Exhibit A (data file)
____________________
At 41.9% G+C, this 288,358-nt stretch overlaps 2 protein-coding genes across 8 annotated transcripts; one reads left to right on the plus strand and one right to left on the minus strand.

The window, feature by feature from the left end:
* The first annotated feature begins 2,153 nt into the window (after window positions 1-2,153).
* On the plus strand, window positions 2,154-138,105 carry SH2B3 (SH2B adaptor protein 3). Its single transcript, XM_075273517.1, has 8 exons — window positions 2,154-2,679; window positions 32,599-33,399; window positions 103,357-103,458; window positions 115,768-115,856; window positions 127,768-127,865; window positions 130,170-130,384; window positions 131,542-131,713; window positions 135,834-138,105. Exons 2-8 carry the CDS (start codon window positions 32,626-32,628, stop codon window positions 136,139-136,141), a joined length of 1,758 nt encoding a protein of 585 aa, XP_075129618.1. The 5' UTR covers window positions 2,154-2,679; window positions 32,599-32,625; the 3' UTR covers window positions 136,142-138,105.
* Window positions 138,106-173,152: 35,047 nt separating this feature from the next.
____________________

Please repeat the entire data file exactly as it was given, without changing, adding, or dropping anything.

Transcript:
At 41.9% G+C, this 288,358-nt stretch overlaps 2 protein-coding genes across 8 annotated transcripts; one reads left to right on the plus strand and one right to left on the minus strand.

The window, feature by feature from the left end:
* The first annotated feature begins 2,153 nt into the window (after window positions 1-2,153).
* On the plus strand, window positions 2,154-138,105 carry SH2B3 (SH2B adaptor protein 3). Its single transcript, XM_075273517.1, has 8 exons — window positions 2,154-2,679; window positions 32,599-33,399; window positions 103,357-103,458; window positions 115,768-115,856; window positions 127,768-127,865; window positions 130,170-130,384; window positions 131,542-131,713; window positions 135,834-138,105. Exons 2-8 carry the CDS (start codon window positions 32,626-32,628, stop codon window positions 136,139-136,141), a joined length of 1,758 nt encoding a protein of 585 aa, XP_075129618.1. The 5' UTR covers window positions 2,154-2,679; window positions 32,599-32,625; the 3' UTR covers window positions 136,142-138,105.
* Window positions 138,106-173,152: 35,047 nt separating this feature from the next.